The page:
The COVID-19 pandemic and gradual reopening of the state has allowed many service providers time to plan for their companies’ renewal of service to clients. For those who work in the event industry.
Jon Luckey shared some of his experiences during the pandemic and the plans he is implementing for his company in the reopening Midwest. His business, Lucktech Photobooths, provides photo booths for weddings, proms, corporate parties, and other special events. Luckey said the recent shutdown has “decimated” the celebration industry.
“As far as our business goes, we are very sound, not in debt,” he said. “I’ve talked to lots of brides, mothers of brides, and some grooms — (their) big concern is are we going out of business.”
No, they are not. “(Going out of business) is just not a concern for us,” he explained.
In this post-pandemic environment, Luckey finds that “A lot of my job is to talk through the process (with customers)…. Do we have props or not, what types of policies and procedures will we have in place?”
Luckey has a plan. He noted that his company, which opened in 2012, has always been careful about germs; for example, Lucktech Photobooths never brought feather boas or hats as props for guests — they bring things like signs and items on sticks.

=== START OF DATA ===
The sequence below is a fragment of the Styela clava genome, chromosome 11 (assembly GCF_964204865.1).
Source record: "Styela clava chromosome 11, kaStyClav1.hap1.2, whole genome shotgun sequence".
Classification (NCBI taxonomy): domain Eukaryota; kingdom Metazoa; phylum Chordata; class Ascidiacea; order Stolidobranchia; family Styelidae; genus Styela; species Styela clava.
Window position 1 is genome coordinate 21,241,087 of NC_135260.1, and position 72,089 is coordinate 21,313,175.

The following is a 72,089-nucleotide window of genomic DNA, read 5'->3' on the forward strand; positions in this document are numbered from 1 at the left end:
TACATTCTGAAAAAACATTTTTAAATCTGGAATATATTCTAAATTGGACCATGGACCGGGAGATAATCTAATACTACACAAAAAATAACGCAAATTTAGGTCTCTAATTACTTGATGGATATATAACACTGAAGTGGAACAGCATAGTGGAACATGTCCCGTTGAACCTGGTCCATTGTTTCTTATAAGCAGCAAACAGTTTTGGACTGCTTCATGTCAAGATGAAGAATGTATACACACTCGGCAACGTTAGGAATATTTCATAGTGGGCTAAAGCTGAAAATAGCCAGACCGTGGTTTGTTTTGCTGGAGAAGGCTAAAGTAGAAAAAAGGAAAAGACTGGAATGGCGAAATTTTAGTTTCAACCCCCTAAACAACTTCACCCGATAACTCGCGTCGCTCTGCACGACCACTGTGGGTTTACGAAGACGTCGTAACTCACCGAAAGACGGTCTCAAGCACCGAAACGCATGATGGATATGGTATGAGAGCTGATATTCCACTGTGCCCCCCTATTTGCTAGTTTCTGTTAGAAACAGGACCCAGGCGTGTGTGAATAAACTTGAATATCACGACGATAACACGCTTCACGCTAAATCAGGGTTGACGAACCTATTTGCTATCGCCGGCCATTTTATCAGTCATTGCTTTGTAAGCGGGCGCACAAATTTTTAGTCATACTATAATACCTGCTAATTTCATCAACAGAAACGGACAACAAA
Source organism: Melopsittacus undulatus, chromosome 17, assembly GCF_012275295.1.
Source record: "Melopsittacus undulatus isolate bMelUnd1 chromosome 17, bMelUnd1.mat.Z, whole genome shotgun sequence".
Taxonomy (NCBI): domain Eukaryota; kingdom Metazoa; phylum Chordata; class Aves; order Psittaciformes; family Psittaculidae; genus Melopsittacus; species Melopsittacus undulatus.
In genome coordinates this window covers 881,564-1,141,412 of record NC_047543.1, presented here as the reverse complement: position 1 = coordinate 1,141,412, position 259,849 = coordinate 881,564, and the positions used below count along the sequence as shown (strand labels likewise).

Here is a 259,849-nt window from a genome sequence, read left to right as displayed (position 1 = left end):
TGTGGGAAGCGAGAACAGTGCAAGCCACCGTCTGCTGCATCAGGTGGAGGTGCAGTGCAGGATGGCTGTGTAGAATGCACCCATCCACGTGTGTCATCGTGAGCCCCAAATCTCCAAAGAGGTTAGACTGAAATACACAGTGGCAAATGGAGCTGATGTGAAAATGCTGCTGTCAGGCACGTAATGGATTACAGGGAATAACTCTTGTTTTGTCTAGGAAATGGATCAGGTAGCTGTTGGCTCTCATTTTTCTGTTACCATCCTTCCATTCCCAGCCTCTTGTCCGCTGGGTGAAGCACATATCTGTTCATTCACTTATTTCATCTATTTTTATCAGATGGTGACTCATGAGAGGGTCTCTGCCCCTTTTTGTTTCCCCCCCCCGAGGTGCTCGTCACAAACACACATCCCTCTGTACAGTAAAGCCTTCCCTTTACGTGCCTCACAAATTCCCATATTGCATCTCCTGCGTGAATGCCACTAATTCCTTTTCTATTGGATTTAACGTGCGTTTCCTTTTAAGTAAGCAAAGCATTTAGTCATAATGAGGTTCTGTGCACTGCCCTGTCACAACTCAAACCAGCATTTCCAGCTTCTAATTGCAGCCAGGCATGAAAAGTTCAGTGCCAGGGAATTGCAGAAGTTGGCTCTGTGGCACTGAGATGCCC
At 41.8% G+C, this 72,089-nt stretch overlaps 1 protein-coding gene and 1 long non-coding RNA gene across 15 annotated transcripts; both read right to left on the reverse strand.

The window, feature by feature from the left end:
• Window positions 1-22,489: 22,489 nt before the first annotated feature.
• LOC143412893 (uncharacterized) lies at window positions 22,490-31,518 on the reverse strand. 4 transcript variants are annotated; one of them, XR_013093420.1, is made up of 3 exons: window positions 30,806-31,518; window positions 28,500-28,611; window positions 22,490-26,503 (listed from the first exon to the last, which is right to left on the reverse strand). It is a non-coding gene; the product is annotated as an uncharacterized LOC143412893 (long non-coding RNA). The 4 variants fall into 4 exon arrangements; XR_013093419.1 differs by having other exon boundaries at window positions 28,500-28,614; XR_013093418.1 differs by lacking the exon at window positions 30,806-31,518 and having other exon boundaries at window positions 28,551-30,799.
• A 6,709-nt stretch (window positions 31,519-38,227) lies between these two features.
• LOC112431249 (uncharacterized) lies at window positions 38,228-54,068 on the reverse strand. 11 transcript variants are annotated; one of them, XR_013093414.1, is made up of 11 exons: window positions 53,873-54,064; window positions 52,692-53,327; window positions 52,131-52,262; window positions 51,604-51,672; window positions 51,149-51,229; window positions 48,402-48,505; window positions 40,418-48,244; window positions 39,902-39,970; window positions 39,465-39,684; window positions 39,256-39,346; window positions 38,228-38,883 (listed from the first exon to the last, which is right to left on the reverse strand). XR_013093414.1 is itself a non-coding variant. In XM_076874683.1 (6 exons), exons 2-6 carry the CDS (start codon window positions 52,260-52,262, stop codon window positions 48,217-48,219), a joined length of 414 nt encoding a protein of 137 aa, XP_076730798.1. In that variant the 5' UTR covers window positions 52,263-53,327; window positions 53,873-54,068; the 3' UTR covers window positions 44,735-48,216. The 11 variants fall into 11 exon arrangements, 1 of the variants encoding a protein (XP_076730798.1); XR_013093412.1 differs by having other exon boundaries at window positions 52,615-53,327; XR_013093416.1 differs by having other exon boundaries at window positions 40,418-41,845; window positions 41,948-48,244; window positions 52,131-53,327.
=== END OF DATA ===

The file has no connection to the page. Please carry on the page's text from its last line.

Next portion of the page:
Handwashing stations will be present at his photo booths. But using face masks could create some issues.
While he plans to make face masks available, he is concerned about how they might work in the celebration setting. “I think it would be very difficult (to use) with the DJ going (in the background),” he said. In that loud environment, opaque face coverings could make it hard to communicate. Instead, Luckey believes face shields would be a workable alternative.
“We facilitate all the equipment in the photo booths,” Luckey continued. The guests touch nothing but the props. With this in mind, he is thinking about rotating props, so that they can be cleaned during the event.
But what about scheduling? About 90% of the wedding events he was going to do have been rescheduled. Luckey said some have moved to summer, others to the fall or even next year.
Some schools have also rescheduled their proms for July. In one case, parents decided to host the summer prom themselves, after the school canceled it. His company will be there.
“July is usually a slow month for us, we do family vacations then,” he said. But this year — that will probably change.
To this end, Luckey’s company has ordered more photo booths. Special events can be planned 12-15 months in advance, and rescheduling multiple weeks of events may create some timing challenges in the future. “We will need more capacity,” he said.
“Events will probably be smaller,” he said. “We will take a hit — maybe 25-40% loss.” But he believes that “Good business people will remain flexible.”